THE BLOG
10/10/2006 01:12 pm ET | Updated May 25, 2011

Thomas Friedman, What do you Say to 912 Miles to the Gallon?

Mr. Friedman,

What do you say to getting 912 miles to a gallon of gas? I think you'd agree anything that gets that kind of mileage is worth a close look. You routinely jet around looking for ways for America to have a less oil-dependent future. Between the travel and the crafting of alternative visions, you must be having fun doing good. But you are overlooking the easiest way to reduce our dependency on foreign oil. I like to think of it as the 912mpg solution.

You might not be so enamored of this solution. It's cheap. It's old technology. It relies almost entirely on renewable, non fossil-fuel energy sources. You won't need to scour the globe for experts to interview. You won't need to do the hard work of sussing out what the future will look like, as there are test programs in many locations. It doesn't involve you traveling far. It doesn't require planting more corn or building more fuel-efficient cars, or even creating new vehicles. Actually, it doesn't require cars at all.

The 912mpg solution runs on human-grade energy sources. Many probably think of the energy source as "food," which is what it is. The 912mpg solution is a bicycle. The fuel is food. Your mileage may vary, but it will still kick the butt of any other vehicle on the planet. There are approximately 31,000 calories in a gallon of gas, the fuel that most cars run on. Riding a bicycle on a flat road at about 15mph burns .049 calories per pound per minute. 912mpg is what a 175-pound person would burn on a 30-pound bicycle. A lighter person will get better mileage, and a lighter bike (15-pound bikes are easily available), will help further the mileage. On the flip side, riding uphill and/or at greater speed will bring down the mileage slightly, while riding downhill will increase mileage. On the other end of the scale, cyclists in the Tour de France probably get only 300mpg, which is still impressive.

That's right, the 912mpg solution is as easy as riding a bike. And cycling is a great thing to do for many reasons. Improved fitness is one reason--as you know, our society has an obesity problem, and using a bicycle for transportation could reverse that trend. A healthier society will take fewer sick days, fewer hospital stays, have better sex, and live longer.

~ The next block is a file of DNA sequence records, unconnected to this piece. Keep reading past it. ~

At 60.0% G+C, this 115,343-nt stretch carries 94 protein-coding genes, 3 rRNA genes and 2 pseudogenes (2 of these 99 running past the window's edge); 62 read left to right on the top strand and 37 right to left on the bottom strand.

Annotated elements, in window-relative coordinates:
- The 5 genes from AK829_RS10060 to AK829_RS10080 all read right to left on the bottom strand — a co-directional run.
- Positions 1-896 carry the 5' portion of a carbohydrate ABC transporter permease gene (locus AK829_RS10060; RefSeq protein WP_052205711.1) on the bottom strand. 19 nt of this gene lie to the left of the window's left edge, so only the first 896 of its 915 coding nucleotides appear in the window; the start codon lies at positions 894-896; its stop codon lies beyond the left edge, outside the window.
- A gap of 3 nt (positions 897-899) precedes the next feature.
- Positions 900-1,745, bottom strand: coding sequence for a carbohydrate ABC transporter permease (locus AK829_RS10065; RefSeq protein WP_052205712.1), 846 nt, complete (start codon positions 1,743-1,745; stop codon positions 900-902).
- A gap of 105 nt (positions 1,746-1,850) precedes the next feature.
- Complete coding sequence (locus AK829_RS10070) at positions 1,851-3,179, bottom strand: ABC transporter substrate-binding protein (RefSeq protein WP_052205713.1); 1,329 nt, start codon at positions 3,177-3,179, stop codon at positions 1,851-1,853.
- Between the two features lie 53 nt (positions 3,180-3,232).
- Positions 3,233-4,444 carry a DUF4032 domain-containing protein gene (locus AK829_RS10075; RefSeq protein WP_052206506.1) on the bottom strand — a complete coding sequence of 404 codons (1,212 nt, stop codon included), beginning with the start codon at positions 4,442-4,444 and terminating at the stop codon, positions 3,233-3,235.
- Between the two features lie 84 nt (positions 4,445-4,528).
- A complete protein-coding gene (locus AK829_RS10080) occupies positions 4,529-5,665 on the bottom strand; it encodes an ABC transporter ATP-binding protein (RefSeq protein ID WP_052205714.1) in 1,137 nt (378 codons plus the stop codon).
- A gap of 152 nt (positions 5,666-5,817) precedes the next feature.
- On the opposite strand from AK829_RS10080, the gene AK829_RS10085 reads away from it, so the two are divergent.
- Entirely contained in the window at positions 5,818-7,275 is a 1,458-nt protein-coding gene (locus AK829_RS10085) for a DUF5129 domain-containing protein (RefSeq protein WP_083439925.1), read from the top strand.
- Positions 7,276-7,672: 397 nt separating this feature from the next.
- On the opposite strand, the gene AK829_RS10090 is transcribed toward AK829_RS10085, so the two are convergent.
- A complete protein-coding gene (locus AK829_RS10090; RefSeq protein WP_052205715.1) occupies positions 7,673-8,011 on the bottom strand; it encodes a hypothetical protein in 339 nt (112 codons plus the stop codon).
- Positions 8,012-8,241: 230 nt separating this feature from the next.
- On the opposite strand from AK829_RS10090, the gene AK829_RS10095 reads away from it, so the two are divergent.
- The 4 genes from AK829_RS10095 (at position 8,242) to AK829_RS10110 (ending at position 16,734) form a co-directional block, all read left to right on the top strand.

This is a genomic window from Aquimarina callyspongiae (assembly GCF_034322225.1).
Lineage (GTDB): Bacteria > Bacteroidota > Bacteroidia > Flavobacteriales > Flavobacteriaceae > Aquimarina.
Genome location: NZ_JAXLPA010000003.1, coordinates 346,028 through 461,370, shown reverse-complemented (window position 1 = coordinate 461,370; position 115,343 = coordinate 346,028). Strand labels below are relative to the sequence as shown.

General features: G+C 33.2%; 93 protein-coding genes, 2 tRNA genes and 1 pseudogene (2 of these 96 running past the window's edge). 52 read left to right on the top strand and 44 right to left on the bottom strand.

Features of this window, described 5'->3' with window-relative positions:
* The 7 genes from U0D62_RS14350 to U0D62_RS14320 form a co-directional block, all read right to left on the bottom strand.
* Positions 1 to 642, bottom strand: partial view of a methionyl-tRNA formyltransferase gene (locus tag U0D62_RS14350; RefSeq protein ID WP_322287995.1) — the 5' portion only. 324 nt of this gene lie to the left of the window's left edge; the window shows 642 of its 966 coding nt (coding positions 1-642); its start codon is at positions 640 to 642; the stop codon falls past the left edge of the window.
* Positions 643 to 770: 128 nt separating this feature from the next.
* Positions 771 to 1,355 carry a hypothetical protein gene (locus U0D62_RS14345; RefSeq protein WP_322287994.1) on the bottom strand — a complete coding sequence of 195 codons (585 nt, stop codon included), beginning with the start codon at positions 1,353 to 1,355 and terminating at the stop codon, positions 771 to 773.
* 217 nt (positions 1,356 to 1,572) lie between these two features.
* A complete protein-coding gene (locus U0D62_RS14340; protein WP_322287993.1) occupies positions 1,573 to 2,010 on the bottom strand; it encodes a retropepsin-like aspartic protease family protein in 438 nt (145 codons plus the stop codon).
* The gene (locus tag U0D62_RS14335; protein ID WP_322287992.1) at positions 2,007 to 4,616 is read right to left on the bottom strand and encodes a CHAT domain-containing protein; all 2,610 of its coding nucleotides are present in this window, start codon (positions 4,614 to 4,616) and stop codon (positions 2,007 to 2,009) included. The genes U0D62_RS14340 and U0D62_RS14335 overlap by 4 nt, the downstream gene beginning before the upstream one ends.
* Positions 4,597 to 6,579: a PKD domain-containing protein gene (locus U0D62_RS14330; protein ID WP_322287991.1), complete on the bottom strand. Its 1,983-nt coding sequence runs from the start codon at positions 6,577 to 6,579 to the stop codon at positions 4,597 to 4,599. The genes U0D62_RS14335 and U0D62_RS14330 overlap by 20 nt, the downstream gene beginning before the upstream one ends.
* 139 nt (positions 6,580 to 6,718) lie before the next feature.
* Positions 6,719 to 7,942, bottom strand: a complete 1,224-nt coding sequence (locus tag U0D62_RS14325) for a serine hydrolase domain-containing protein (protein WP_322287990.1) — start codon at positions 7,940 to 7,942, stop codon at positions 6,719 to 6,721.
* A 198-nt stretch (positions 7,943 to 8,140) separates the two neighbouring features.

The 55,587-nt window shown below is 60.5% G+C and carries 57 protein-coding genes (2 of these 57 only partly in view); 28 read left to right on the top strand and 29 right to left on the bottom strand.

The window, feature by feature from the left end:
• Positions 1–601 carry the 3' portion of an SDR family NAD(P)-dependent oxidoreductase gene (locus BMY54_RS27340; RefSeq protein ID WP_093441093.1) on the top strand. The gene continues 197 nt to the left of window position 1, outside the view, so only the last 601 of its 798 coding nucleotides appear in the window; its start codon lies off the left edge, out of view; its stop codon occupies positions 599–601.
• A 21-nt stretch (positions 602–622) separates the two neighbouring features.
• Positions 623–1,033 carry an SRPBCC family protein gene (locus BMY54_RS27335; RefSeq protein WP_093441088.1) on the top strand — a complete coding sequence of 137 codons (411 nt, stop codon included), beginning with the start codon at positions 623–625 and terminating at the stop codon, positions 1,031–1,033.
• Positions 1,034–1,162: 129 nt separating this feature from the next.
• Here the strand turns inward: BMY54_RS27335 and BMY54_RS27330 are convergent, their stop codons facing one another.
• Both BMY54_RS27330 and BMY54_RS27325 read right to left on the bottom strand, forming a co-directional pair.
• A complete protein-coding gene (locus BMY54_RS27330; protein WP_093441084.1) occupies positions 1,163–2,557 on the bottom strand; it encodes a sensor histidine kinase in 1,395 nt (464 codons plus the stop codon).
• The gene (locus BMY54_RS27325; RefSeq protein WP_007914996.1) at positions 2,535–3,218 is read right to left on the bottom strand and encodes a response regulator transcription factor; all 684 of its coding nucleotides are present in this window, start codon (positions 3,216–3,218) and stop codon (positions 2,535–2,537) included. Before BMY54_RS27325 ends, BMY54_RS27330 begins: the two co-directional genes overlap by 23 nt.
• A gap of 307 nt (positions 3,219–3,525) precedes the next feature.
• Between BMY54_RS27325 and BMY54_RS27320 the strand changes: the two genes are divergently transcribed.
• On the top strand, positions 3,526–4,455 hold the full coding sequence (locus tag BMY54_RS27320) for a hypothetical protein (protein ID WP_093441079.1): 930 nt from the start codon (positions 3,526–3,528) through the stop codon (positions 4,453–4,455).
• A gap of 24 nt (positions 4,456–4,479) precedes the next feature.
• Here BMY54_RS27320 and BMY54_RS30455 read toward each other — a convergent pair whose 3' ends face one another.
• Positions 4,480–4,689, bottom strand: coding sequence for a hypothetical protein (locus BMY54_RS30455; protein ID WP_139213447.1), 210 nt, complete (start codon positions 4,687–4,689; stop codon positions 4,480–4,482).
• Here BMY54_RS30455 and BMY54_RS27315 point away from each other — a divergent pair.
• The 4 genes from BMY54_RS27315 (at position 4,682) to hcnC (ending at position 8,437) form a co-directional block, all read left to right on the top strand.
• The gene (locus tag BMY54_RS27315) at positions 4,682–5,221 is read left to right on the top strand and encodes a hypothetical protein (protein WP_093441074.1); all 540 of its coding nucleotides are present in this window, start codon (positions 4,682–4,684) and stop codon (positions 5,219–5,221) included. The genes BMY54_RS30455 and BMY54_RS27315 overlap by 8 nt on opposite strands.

Naturally, environmentalists should love this solution. Less driving will result in cleaner air, cleaner water, combat global warming, reduce noise pollution, and spread the intervals between costly and environmentally damaging road repaving. With roads, we'll be able to move more people more quickly on our existing infrastructure, which will reduce traffic congestion, helping everyone get to work faster.

The 912mpg solution is something economists should love. Drivers will reduce the cost of operating a car, which can run over $11,000 a year. By reducing the miles driven, the car will last longer. By driving less, the driver will be safer as well, so the risk of being in an accident goes down. Further, the person will be getting a two-fer, both transportation and exercise in one activity, and it's easy to do both well--unlike doing a crossword puzzle and driving or watching TV and exercising. Economists will also love that the bicycle commuter will be arriving at work alert and ready to go.

The 912mpg solution is something commuters should love. Besides reducing the need for special exercise time, something often skipped in busy days, short commutes will often be faster on a bicycle--thus giving the commuter back some time in their day. The commuter will be bursting with endorphins, kind of like natural cocaine, which will leave them happier. The endorphins will reduce the need for that morning cup of joe (good for the wallet, good for office productivity) or the sugary donut, though if the commuter indulges in the donut, her body will easily burn it. Parking a bicycle is easier than parking a car, and there are usually parking spaces close or even inside the workplace.

And it's easy. Most of the country lives within five miles of their workplace. At 15mph, a speed most could obtain with daily use, a five-mile commute takes 20-minutes, probably roughly the same time it takes to drive.

I concede there are problems with this solution. The number one problem is change. People are afraid of it. Change will happen one way or another. And continuing the habit of a single person commuting to work by car is a multiple-whammy, hurting the pocketbook today, really hurting the pocketbook tomorrow, and making the world a less good place to live. Global warming, oil shortages, increased traffic are all changes, too, so people can't sit back and hope for the best; they're going to have to choose change one way or another, and all they can choose is how costly they want the change. The number two problem is sweat. People are afraid of it. I guess we can put the greatest brains of the fragrance industry to work (here you go, travel around the world in search of solutions to smelly sweat!), though a simpler solution might be a shower at the office. People will complain about traffic, but they always complain about traffic, and statistics show that the more people who are out riding, the safer they will be. Power in numbers is certainly true.

I am happy to take you on a tour of the 912mpg solution working here in New York City, but I'm sure you can do it at your home. Just find your underused bike, pump up the tires, lube the chain, swing a leg over, and ride to the office, the corner store, the local coffee shop. You'll be saving money, reducing our dependence on foreign oil, helping save the environment, and getting in better shape.